Melanie said...

Good for you - really, growing and changing are SO hard and so not fun and it sucks so much, but suddenly you step back and realize, like you did when your friend spoke up, how amazing it really all is, and how much better a person it can make you. The scars kind of give us color, you know? I've been on this same kind of path for the past year and it hasn't been a very fun year in so many ways, but it has also been an amazing year, a year of growing and testing my limits and going so far beyond what I ever thought I could do or be... Anyway, congratulations on sort of finding yourself, hippie as that is... you are awesome and I enjoy reading your blog so much, and I hope that you are going to start writing more again. I've missed your voice on the internet.

R. Molder said...

Thank you for sharing this, you are so brave!

Caryn said...

I'm so glad that things are turning around and that you're starting to see who you are now instead of wishing to be who you were.

Sometimes I look back on my old self and wish I were that way again. And then I think of all the mistakes I made because I was young and immature, and I realize that those qualities are the flip side of that old self. Frankly, when I think of what I've learned and who I've become I realize that I may not always be as wild, fun and carefree as I was, but in general I'm a much more mature, grounded individual, and am definitely wiser. I think I've become kinder, too. There's always a trade-off.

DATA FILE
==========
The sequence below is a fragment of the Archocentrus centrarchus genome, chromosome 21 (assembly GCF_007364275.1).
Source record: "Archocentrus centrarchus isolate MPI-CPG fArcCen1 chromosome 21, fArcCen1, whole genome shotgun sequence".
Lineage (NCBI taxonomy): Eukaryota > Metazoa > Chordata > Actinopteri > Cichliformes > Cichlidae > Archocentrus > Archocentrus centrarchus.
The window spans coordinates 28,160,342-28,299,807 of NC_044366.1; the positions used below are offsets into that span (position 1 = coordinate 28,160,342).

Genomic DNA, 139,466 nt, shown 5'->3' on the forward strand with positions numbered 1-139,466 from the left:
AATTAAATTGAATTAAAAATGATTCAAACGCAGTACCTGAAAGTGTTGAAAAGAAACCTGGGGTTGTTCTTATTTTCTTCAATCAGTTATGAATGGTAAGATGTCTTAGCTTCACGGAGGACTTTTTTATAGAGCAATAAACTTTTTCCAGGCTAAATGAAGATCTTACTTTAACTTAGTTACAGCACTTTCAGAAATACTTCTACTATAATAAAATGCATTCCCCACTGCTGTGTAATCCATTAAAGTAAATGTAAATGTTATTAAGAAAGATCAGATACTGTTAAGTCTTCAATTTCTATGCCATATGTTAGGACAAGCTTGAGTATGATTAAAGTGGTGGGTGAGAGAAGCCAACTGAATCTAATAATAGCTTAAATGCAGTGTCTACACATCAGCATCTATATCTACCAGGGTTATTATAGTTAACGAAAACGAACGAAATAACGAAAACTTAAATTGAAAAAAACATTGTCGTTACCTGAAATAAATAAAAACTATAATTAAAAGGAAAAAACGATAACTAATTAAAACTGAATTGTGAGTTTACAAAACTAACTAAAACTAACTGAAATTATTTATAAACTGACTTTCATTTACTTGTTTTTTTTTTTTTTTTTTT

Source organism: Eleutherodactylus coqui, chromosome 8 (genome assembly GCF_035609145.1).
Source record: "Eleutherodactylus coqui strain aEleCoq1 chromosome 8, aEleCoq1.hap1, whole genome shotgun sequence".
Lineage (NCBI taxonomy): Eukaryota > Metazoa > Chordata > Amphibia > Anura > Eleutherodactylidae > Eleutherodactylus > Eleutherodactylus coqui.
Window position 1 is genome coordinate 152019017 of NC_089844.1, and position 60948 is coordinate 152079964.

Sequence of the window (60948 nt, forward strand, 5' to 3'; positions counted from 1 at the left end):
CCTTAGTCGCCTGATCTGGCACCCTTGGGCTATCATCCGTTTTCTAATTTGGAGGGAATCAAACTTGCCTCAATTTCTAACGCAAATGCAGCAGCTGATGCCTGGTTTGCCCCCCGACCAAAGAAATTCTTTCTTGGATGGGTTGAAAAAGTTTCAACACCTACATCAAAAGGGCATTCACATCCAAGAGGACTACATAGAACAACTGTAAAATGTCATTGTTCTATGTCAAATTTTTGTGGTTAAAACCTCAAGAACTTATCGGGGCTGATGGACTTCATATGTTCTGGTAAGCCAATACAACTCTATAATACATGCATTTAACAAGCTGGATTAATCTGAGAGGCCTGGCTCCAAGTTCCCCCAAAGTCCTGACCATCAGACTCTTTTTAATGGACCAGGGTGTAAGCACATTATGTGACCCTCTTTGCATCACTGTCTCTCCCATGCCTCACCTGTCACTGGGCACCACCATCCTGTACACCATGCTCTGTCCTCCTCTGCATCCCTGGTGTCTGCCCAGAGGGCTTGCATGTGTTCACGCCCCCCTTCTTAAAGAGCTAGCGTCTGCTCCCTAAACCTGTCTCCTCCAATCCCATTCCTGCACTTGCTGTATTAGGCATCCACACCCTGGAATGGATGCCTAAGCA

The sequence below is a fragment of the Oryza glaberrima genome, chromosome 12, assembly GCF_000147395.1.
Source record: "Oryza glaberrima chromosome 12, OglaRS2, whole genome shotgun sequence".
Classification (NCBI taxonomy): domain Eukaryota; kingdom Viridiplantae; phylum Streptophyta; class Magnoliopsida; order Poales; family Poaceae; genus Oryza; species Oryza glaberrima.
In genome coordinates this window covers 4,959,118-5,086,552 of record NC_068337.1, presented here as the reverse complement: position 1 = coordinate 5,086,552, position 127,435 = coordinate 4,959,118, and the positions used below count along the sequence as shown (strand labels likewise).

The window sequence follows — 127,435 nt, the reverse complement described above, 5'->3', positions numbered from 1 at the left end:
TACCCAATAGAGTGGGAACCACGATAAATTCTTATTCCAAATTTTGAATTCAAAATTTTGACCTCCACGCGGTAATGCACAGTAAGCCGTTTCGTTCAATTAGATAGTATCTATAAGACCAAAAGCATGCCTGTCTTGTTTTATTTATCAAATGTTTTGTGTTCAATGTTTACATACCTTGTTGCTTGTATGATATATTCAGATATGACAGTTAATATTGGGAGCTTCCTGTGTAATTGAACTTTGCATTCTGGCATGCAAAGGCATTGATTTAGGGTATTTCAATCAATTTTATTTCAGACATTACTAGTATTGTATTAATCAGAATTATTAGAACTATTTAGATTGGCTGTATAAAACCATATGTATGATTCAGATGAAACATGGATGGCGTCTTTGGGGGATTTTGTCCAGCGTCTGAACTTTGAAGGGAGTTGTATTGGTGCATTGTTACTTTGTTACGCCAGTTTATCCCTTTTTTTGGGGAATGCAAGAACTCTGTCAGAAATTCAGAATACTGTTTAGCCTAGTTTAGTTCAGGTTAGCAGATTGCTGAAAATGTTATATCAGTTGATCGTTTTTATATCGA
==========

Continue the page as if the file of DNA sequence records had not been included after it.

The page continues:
Lena said...

I forgot how much I love the people in my computer.

@Caryn: It's a trade off. EXACTLY.

Jessica Gottlieb said...

I just need to let you know that I'm reading and that I have a handful of friends I love more than I ever did.

We do age nicely, us ladies.

Julie Marsh said...

Life is good when we like the person we are. These are good surprises we're enjoying, aren't they?

Jessica R. said...

Such a beautiful post. I'm so glad you've come to this realization about yourself. It truly is freeing to just be yourself as you are today, not as you were back then or might be one day.
So happy for you.

j.sterling said...

i LOVE that the person you were talking to was brave enough to be honest with you. she could have easily smiled, agreed with you, and said yes- she missed the old you. but she was truthful.. a painful kind of truth. hell, i'd bake her a fucking cake. :)
i miss all the lena's.

SUEB0B said...

My pastor had a great analogy on Sunday. She said "If you stopped watching The Sound of Music too soon, you'd just think it was a story about a failed nun."

We all have our failures in the past, and things to work on even now. There is no shame in continuing to grow.


Kim Tracy Prince said...

Beautiful post. I usually don't see past your awesome hair. It IS mesmerizing, you know.

Amie aka MammaLoves said...

Oh I'm right there, right now. Writing for myself--not sharing the bad parts with the world, but ready to come back.

Glad to know it's possible.

Amanda said...

We improve, because as we get older, we recognize when things need fixin. This post needs no fixin' :)

sweatpantsmom said...

Okay, so I only spent 8 hours sitting on some hard bleachers on Hollywood Boulevard with you a year ago, but I've always known you're a badass.